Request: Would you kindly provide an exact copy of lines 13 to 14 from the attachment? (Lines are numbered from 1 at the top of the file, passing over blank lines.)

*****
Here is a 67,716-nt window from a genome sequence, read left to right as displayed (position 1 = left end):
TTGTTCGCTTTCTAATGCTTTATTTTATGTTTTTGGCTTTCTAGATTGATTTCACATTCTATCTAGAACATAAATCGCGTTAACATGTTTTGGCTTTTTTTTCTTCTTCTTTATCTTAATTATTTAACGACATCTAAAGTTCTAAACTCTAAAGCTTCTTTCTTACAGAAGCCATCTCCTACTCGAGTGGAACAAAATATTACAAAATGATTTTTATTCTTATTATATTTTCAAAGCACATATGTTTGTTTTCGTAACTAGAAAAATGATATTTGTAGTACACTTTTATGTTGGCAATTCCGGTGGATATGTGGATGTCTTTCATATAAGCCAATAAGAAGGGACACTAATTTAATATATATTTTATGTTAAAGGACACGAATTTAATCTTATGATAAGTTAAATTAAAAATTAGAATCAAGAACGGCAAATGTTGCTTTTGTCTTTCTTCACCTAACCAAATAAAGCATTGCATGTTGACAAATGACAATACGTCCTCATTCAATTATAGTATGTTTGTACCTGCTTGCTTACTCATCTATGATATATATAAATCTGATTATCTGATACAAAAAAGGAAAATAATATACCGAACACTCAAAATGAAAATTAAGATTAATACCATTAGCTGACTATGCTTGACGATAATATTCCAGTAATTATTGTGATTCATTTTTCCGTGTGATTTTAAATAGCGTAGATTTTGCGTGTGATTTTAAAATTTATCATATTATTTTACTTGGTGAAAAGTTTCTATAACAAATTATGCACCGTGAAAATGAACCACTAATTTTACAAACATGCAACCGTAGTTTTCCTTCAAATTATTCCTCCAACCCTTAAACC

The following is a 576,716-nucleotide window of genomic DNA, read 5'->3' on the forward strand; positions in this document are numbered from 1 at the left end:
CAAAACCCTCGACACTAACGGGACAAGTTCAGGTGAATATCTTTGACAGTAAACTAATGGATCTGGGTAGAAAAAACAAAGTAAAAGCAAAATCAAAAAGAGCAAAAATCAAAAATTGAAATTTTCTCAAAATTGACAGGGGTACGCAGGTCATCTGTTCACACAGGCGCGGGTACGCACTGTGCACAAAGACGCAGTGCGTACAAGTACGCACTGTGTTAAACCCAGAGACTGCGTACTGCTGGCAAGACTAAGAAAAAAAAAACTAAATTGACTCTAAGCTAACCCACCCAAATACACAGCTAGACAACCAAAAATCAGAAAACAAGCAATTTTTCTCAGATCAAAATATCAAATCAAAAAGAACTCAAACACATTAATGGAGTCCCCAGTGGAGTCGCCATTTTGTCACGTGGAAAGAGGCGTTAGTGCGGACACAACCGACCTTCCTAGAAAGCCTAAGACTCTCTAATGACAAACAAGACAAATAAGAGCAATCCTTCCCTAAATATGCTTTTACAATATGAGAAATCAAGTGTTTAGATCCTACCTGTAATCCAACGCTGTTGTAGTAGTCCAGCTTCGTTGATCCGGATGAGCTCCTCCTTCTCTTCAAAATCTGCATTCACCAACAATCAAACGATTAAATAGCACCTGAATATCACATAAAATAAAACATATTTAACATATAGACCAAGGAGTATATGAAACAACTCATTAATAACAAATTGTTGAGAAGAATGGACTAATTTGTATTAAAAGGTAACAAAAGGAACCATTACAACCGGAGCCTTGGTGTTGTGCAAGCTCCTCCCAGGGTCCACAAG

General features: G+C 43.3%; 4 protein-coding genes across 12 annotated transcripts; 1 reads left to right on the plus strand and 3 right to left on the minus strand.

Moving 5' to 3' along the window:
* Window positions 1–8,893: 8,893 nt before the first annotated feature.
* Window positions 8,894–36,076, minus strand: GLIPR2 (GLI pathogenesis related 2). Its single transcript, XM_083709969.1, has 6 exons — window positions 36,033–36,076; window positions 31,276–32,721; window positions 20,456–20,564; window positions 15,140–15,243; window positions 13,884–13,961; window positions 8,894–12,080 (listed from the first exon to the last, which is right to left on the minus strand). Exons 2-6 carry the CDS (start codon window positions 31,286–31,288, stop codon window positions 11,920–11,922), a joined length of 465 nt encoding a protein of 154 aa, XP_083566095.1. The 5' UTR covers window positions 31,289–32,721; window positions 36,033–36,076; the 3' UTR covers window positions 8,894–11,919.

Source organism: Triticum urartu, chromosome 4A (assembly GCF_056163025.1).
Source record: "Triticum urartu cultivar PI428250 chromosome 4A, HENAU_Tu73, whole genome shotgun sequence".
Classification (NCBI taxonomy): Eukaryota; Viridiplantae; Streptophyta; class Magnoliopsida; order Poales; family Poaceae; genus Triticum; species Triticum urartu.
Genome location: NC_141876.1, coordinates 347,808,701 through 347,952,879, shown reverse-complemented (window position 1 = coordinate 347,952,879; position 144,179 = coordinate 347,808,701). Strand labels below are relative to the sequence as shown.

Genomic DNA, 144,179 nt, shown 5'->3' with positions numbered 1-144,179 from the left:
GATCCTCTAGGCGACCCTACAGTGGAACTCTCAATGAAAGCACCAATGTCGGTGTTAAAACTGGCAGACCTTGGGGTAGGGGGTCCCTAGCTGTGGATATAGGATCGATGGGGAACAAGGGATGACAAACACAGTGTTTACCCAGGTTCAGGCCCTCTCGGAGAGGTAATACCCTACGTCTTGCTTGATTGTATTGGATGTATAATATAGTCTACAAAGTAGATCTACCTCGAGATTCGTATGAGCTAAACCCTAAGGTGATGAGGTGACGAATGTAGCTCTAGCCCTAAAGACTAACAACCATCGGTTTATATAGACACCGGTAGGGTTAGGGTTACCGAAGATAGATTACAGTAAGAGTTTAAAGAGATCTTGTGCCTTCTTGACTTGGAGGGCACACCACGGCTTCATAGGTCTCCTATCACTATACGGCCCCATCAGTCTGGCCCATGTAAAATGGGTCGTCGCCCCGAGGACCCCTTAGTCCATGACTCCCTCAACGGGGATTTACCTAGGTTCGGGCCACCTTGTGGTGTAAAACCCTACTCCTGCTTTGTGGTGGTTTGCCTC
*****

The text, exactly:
Genomic DNA, 144,179 nt, shown 5'->3' with positions numbered 1-144,179 from the left:
GATCCTCTAGGCGACCCTACAGTGGAACTCTCAATGAAAGCACCAATGTCGGTGTTAAAACTGGCAGACCTTGGGGTAGGGGGTCCCTAGCTGTGGATATAGGATCGATGGGGAACAAGGGATGACAAACACAGTGTTTACCCAGGTTCAGGCCCTCTCGGAGAGGTAATACCCTACGTCTTGCTTGATTGTATTGGATGTATAATATAGTCTACAAAGTAGATCTACCTCGAGATTCGTATGAGCTAAACCCTAAGGTGATGAGGTGACGAATGTAGCTCTAGCCCTAAAGACTAACAACCATCGGTTTATATAGACACCGGTAGGGTTAGGGTTACCGAAGATAGATTACAGTAAGAGTTTAAAGAGATCTTGTGCCTTCTTGACTTGGAGGGCACACCACGGCTTCATAGGTCTCCTATCACTATACGGCCCCATCAGTCTGGCCCATGTAAAATGGGTCGTCGCCCCGAGGACCCCTTAGTCCATGACTCCCTCAACGGGGATTTACCTAGGTTCGGGCCACCTTGTGGTGTAAAACCCTACTCCTGCTTTGTGGTGGTTTGCCTC